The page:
How to Decide Which Option Is Better

There are several things to consider to know if debt consolidation or a debt management plan is a better option than a bankruptcy.

Taxes is one consideration, said Ilissa Churgin Hook, a bankruptcy attorney with Hook & Fatovich in Wayne, N.J.

You need to know if receive a discharge of debt in a bankruptcy proceeding, you do not have any tax liability for the portion of the debt that was discharged, she said. To the contrary, under some debt consolidation plans, a portion of the debt owed is forgiven. In that case, creditors can issue a 1099 Form for the forgiven debt.

“If you owe a creditor $20,000 and it accepts a settlement payment of $10,000, the $10,000 that was forgiven counts as income to you for tax purposes,” Hook said. “If the $20,000, or some portion thereof, is discharged in a bankruptcy proceeding, no portion of the $20,000 is considered income to you.”

Another factor to consider is whether you really have the ability to repay your old debts.

If your current income is substantially less than your prior income, you may not have any excess income in your budget to dedicate to paying down your debts unless you substantially reduce your monthly expenses, Hook said. If that is the case, a bankruptcy filing, in which you can possibly discharge certain debts, may be your best option.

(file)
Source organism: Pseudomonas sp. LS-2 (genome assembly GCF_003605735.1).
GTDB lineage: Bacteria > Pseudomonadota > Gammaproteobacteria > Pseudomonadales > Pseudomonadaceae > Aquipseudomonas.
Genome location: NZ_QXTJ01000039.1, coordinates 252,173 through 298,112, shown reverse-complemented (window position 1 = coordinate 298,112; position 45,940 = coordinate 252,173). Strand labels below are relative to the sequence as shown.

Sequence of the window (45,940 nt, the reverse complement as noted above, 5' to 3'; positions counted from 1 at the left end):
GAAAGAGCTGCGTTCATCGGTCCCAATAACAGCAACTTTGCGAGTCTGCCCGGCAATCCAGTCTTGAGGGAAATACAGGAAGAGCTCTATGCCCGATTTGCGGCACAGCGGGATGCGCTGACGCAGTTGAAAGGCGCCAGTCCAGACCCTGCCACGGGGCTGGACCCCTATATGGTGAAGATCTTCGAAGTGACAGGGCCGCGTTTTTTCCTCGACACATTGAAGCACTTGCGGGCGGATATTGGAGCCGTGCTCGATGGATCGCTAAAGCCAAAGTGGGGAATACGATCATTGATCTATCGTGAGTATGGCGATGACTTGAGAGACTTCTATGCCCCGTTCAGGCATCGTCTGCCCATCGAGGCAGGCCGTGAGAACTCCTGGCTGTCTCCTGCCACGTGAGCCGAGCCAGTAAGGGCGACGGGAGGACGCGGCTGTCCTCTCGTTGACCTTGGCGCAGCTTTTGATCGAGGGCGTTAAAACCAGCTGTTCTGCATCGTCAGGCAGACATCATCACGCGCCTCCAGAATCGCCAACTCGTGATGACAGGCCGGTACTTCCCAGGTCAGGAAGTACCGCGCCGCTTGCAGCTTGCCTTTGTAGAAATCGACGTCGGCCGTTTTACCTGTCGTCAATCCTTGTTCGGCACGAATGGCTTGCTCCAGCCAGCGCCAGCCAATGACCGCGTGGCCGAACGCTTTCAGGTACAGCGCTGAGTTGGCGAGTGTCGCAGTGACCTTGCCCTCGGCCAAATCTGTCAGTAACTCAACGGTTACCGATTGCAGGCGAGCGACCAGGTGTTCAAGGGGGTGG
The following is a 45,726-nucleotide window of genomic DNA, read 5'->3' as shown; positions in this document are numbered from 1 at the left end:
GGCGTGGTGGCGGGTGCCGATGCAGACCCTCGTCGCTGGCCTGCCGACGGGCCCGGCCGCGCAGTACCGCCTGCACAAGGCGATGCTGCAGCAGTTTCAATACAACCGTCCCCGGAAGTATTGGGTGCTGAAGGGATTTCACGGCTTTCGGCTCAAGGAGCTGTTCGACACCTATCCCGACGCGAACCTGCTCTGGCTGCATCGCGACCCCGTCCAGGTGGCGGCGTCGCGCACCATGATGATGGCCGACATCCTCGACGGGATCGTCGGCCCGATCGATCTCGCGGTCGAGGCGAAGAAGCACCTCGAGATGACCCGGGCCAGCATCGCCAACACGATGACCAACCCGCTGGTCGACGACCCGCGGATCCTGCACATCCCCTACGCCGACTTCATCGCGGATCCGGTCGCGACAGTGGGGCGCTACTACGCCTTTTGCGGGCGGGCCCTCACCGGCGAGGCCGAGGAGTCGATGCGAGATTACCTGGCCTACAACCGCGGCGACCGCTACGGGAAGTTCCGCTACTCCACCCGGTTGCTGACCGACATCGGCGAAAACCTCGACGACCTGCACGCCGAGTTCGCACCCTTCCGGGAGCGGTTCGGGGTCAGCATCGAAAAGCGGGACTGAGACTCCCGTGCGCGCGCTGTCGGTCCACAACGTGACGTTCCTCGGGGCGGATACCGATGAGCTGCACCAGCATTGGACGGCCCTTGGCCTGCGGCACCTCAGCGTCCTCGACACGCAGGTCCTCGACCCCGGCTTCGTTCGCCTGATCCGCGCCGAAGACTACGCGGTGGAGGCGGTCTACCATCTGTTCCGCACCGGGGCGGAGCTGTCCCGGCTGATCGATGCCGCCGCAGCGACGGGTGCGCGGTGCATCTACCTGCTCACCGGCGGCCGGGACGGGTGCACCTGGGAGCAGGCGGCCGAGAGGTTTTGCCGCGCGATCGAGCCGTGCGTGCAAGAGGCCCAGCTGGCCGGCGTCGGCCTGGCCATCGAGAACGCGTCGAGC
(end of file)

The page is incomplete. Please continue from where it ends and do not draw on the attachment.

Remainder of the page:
She said because you’re in your 60s and are earning substantially less money than in the past, your analysis should also include an examination of your retirement planning. Ask yourself how much money should you be putting away each month/quarter to ensure a secure retirement.

If you choose bankruptcy, Hook said most individuals seek relief under either Chapter 7 or Chapter 13 of the United States Bankruptcy Code.

Generally, in a Chapter 7 case, a debtor seeks a discharge from his/her debts in exchange for exposing his/her assets to an examination by a third party Trustee, who acts as a fiduciary for creditors, she said. One of the Trustee’s obligations is to look for assets that have equity (after taking into account the costs of sale, any liens against the asset, and any relevant bankruptcy exemptions) and can be liquidated to pay creditors.

“Assuming that you qualify for a Chapter 7 bankruptcy — depending on your income and expenses — you would have the opportunity to achieve a Chapter 7 discharge of certain types of debt, which would give you a `fresh start’ and would prevent these creditors from taking any (further) collection action against you,” Hook said.

A Chapter 13 filing is an option available to an individual or a married couple with regular income seeking to reorganize his/their debts and retain assets. A Chapter 13 case normally lasts three to five years and involves a payment plan, which allows a debtor to repay his/her debts over time, Hook said. The length of the Chapter 13 Plan depends on your income and ability to make monthly payments.

“Notably, additional interest on unsecured debts, i.e. credit cards and medical bills, does not accrue during the life of the Chapter 13 Plan,” Hook said. “In a Chapter 13 Plan, you would have to pay unsecured creditors the greater of (i) your excess monthly income, or (ii) what the creditors would have received in a Chapter 7 liquidation.”

Finally, Hook said, there is no tax implication if you pay back only a small portion of your unsecured debt via a Chapter 13 Plan.